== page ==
Is this the climate change “game changer” that the world has been waiting for? An expert panel gathered to assess what was accomplished during the Paris climate talks, and what the agreement means moving forward.
The Paris Agreement coming out of the Conference of Parties (COP) 21 negotiations gave breakthrough recognition to loss and damage, sorting through thorny discussions and politically charged negotiating positions, explain Saleemul Huq and Roger-Mark De Souza.
The groundbreaking agreement reached at the 2015 Paris climate change conference is a diplomatic triumph. Laurent Fabius, foreign minister of France and president of the meeting formally known as the 21st session of the Conference of the Parties to the United Nations Framework Convention on Climate Change (COP21) called the final text “differentiated, fair, dynamic, durable, balanced, and legally binding.”
One of the hidden costs of climate change is the displacement of millions of people in some of the poorest regions of the globe. The existing international refugee regime is ill-suited to cope with those seeking refuge from environmental disasters. Countries must get serious about developing coordinated plans to address the issue, lest they be caught by surprise when another humanitarian crisis hits.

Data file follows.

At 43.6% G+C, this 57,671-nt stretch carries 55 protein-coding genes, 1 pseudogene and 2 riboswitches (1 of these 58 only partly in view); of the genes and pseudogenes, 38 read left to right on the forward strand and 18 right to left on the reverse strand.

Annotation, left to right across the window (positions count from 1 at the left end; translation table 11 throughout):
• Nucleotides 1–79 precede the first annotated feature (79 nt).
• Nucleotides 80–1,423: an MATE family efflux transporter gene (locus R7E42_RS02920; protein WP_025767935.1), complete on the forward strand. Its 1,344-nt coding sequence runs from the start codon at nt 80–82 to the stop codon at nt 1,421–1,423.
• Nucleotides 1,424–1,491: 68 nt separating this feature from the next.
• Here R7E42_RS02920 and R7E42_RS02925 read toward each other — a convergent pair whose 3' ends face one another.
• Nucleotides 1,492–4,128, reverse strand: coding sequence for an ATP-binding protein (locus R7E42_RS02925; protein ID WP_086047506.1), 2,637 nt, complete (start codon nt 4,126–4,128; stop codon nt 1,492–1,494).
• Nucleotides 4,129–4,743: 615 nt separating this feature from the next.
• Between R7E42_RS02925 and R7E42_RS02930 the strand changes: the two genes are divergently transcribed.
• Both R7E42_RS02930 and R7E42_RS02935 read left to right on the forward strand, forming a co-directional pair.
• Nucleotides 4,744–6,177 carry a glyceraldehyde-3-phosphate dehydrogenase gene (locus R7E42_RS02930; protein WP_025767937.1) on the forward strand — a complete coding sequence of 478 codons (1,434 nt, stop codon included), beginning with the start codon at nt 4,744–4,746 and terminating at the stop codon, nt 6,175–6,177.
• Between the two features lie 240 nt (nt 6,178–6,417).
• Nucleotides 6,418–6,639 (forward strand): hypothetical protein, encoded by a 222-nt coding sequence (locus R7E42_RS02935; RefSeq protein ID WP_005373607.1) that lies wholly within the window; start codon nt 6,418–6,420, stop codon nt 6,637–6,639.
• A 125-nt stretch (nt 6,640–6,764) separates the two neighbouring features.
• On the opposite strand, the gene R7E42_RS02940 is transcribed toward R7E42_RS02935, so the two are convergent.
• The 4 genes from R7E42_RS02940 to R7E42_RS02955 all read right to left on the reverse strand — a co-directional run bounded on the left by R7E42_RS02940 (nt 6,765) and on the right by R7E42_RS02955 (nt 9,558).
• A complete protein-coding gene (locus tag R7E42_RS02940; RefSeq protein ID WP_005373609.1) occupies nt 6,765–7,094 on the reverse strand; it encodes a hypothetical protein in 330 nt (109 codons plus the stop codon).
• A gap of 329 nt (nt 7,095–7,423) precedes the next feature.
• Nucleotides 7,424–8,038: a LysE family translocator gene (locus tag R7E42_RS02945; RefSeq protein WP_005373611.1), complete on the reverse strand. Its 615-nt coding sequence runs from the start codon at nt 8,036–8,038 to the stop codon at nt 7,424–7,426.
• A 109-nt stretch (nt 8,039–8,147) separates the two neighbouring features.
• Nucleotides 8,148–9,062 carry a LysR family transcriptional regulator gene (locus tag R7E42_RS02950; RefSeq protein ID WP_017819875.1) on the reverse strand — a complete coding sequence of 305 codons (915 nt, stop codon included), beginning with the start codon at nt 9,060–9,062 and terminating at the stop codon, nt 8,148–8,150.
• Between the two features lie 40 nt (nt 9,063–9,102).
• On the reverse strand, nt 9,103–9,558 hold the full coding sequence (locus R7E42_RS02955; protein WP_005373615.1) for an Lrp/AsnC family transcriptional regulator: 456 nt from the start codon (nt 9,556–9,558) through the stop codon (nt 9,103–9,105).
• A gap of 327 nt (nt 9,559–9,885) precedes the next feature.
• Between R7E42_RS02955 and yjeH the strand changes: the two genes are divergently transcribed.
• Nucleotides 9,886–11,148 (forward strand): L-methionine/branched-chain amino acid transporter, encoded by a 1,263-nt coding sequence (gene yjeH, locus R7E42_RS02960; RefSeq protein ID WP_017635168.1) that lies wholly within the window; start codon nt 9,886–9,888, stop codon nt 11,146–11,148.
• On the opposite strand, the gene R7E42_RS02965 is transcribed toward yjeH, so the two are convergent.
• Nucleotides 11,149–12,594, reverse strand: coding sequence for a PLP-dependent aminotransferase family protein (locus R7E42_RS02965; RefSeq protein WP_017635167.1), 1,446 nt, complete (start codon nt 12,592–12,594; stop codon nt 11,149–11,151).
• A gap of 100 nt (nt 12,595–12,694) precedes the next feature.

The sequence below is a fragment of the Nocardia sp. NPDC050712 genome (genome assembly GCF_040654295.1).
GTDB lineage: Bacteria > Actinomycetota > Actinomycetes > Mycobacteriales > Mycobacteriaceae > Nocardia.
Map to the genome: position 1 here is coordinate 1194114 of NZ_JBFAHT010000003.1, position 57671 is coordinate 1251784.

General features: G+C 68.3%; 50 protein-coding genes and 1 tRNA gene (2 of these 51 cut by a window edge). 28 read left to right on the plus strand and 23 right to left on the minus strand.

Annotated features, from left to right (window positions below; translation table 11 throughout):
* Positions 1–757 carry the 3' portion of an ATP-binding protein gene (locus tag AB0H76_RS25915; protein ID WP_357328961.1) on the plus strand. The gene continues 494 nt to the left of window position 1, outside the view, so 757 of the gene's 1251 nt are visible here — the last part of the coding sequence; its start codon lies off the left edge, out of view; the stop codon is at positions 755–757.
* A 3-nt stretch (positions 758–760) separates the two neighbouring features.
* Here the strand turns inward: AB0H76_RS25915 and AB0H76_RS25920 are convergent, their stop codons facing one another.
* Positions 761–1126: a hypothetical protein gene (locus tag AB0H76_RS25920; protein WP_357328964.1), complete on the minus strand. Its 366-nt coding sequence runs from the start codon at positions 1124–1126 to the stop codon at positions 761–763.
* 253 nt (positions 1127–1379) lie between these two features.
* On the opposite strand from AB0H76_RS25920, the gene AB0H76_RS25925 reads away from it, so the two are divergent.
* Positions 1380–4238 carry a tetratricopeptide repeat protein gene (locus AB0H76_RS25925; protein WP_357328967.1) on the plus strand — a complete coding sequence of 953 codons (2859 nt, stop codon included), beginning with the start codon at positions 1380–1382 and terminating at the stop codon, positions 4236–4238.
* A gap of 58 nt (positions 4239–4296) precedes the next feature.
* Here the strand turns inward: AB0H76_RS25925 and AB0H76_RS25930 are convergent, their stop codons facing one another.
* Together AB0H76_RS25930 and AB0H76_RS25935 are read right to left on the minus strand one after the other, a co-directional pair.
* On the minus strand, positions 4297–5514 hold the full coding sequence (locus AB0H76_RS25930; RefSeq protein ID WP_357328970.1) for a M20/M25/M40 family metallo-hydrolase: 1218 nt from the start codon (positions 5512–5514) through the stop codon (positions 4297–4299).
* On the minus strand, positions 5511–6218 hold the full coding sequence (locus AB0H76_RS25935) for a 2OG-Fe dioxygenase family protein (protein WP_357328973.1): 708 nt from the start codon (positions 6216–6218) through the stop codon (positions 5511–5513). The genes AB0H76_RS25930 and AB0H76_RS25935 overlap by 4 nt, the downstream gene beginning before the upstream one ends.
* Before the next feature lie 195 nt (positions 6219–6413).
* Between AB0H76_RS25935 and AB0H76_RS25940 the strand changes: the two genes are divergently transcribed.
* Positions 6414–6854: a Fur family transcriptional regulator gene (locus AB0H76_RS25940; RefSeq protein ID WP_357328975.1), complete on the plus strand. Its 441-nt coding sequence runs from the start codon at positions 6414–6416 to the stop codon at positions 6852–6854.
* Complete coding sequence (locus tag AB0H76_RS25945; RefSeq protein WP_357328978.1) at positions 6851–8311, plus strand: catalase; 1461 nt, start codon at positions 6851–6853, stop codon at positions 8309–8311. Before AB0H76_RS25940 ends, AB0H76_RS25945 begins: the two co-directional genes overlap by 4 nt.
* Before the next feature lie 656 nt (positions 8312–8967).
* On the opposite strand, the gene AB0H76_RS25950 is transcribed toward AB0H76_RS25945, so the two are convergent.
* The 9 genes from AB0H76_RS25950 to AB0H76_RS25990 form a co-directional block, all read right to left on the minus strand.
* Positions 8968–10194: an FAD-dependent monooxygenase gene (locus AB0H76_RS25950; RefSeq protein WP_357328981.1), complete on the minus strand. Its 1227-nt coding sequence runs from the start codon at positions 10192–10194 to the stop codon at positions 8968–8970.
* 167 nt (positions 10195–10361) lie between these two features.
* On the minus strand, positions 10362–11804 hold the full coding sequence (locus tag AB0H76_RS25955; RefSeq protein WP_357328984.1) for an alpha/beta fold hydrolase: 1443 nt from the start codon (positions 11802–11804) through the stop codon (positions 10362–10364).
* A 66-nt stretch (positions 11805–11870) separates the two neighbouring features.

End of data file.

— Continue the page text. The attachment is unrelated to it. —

With COP21, Paris has placed renewed commitment on the shoulders of the largest developed and developing economies and embraced the aspirations of the most vulnerable nations. Wilson Perspectives: The Paris Climate Agreement outlines how Paris has forged an accord that, despite its shortcomings, provides for a global architecture to build a safe, prosperous, and climate-resilient future.
How do we begin to untangle the strands of what one former diplomat called the “spaghetti bowl” of food insecurity, climate, and conflict? We can start with more integrated analysis write Roger-Mark De Souza and Meaghan Parker.
Islands predominated in the Paris COP negotiations. From metaphor to moral compass to declarations of kinship—like President Obama’s— the small island developing states’ vulnerability, dignity, and ambitions served as a rudder.
Canada is about to show whether federalism facilitates or deters progress in climate governance, because the country’s highly decentralized system of energy development and environmental protection requires the individual provinces to act for the country to meet its national environmental goals.
The good news out of Paris is that the world is finally getting serious about reducing greenhouse gas emissions. Here are a few reasons to cheer and one quibble according to Ruth Greenspan Bell.
There are no shortages of climate change-induced nightmare scenarios in South Asia which makes the challenge all the greater for negotiators in Paris to reach a meaningful and actionable agreement.